30 January 2020, Vienna European Network of Migrant Women took part in anther round of expert consultation on the General Recommendation Article 6 of the Convention on the Elimination of All Forms of Discrimination against Women (CEDAW), convened by Vienna by the CEDAW Commission, United Nations Office for High Commissioner for Human Rights (OHCHR), United Nations Office on Drugs and Crimes (UNODC), Organisation for Security and Cooperation in Europe (OSCE) and the Austrian government. Together with gthe experts from UN Agencies and Civil society organisations we discussed the situation of Trafficking in Women and Girls in the Eastern-European region and provided our recommendations to the the General Recommendations on the Trafficking in Women and Girls in the Context of Global Migration that the CEDAW Committee is set to produce by the end of 2020.
10 December 2018, Brussels 2018 marks the 70th anniversary of the Universal Declaration of Human Rights and has been accompanied by various activities around different human rights-related themes. The Declaration consists of 30 articles and was adopted by the United Nations General Assembly on 10 December 1948. Since then, Human Rights Day is celebrated annually across the world on 10 December every year. As a major milestone in the effort to provide human rights protection to all human beings irrespective of nationality, sex, ethnic origin, religion, race and legal status, the Declaration served as a model for international human rights treaties around the world. While we celebrate human rights day, it is also high time to ask whose human rights are guaranteed and under which conditions migrant, refugee and asylum seeking women and girls ‘enjoy’ their fundamental human rights. Although universal in spirit, state-centred nature of human rights treaties allows […]
Disgrace at the High-Level Political Forum on Sustainable Development Big Alcohol, Big Oil and Big Pharma hold meeting in the heart of the UN New York, United Nations, July 19, 2018 – Civil society groups express deep concern about presence of harmful industries at the United Nations and during the UN High-Level Political Forum on Sustainable Development The fact that private sector invitation-only events take place in the heart of the UN is deeply concerning. In this way, well-funded private sector front groups are able to monopolize the conversation on matters of public concern, further fueling problems of intransparency and monopolizing the definition of problems and accepted solutions. Harmful industries should have no place at discussions about solutions to the problems that their products, business models and business practices are causing in the first place.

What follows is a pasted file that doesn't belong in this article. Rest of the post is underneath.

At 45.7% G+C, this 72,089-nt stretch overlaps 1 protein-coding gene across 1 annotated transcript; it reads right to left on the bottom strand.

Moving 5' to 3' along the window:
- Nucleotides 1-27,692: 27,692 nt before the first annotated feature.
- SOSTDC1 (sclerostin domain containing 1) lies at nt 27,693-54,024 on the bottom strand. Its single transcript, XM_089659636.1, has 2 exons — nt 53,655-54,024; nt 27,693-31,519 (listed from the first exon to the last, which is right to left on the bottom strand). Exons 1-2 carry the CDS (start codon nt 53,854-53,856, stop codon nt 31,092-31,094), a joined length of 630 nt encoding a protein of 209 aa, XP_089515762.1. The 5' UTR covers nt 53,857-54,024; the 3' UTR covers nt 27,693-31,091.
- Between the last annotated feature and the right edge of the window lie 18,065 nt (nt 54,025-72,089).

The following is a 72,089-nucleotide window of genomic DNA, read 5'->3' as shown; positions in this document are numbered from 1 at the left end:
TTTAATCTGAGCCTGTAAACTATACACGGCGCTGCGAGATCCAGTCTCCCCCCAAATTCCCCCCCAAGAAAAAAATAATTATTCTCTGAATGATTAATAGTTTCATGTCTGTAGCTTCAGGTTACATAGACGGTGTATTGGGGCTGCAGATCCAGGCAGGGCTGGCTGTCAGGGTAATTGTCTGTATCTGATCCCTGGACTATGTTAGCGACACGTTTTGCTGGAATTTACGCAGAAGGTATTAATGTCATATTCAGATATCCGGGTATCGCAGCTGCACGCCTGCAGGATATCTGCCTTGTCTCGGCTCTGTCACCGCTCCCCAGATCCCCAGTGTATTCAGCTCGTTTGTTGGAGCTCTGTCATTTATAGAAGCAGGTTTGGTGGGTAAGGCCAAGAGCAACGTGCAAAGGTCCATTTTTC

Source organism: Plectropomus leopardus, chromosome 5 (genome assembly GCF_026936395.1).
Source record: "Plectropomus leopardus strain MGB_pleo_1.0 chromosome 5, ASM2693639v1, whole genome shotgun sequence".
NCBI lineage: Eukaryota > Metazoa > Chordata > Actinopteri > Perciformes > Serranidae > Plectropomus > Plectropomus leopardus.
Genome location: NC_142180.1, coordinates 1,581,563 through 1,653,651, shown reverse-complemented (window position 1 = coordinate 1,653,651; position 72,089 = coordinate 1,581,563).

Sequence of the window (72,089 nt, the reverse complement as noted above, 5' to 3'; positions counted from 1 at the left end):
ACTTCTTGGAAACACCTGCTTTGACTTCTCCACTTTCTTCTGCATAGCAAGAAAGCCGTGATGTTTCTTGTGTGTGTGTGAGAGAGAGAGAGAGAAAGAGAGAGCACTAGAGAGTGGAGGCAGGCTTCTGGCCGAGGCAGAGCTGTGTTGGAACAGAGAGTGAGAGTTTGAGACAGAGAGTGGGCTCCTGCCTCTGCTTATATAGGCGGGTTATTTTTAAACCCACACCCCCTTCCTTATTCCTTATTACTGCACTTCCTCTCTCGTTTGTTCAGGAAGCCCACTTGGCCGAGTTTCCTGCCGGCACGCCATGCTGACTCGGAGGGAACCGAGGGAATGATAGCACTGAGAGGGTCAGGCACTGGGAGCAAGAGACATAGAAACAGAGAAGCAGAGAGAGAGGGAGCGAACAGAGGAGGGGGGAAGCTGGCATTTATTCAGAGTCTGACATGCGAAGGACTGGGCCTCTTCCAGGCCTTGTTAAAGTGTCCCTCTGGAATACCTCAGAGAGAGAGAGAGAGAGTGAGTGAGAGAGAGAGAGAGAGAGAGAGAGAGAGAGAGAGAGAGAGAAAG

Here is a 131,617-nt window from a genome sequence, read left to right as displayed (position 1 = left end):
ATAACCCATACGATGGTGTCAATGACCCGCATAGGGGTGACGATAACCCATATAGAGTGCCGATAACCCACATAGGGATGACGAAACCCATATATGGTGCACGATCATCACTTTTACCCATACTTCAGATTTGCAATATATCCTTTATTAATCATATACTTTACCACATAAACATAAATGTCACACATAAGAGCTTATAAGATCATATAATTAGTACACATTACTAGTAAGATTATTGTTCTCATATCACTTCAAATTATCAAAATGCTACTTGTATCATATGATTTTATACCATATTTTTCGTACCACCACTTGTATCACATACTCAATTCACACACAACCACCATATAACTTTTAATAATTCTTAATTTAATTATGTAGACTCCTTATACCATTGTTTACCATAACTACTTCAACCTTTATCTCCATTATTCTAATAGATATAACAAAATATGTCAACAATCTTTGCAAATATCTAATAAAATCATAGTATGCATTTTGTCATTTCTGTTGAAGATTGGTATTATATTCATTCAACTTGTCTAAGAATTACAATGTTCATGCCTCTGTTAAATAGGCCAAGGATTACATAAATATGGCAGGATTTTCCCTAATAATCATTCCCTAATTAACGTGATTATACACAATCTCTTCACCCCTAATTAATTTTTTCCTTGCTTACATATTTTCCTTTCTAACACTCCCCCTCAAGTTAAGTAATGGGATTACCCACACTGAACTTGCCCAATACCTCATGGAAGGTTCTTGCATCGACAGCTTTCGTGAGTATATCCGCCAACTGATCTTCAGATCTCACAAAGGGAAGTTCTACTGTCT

REFUGEE GIRL CHILD IN THE GLOBAL COMPACTS Women and girls who flee conflict, crisis and natural disasters, or who migrate for other reasons, such as domestic violence or poverty, face specific threats, including human trafficking, exploitation and sexual violence and a denial of their basic human rights. Yet there is a lack of interest and understanding for the specific situation of women and girls on the move by decision-makers and the media. In addition, despite gains in policy and practice in recent years, the capacities of refugee women and girls are too often overlooked. They are underserved, poorly protected, and excluded from decision-making processes.
15 May 2017, New York – Following the release of the UN Secretary General Report on conflict-related sexual violence, UN Security Council held a meeting dedicated to the Sexual Violence in Conflict. Our member Mina Jaf, founder of Women Refugee Route, spoke at the meeting on behalf of the UN Group Women, Peace and Security, on the situation of women and girl refugees and the humanitarian responses to the sexual(ised) violence widespread in conflict and war. Watch Mina’s speech HERE >>>
ENOMW is among 150 NGOs of NGO MAJOR FORUM addressing the high-level forum on Sustainable Development Goal 1 The 2017 High Level Political Forum addresses the theme “Eradicating poverty and promoting prosperity in a changing world,” an imperative that is also a prerequisite for sustainable peace. Achieving these aims will not be possible unless the structural and systemic barriers to achievement – and root causes of exploitation and degradation of the environment – are addressed. Current neoliberal macroeconomic policy is a major driver of unequal distribution of wealth and power and the destruction of natural resources, and must be reconsidered and replaced. Notions of development based entirely on economic growth present a myopic view of progress and must be discarded, and corporations must be held to account for their social and environmental records. We call for a new development paradigm which furthers the well-being of humans, nature and animals, and […]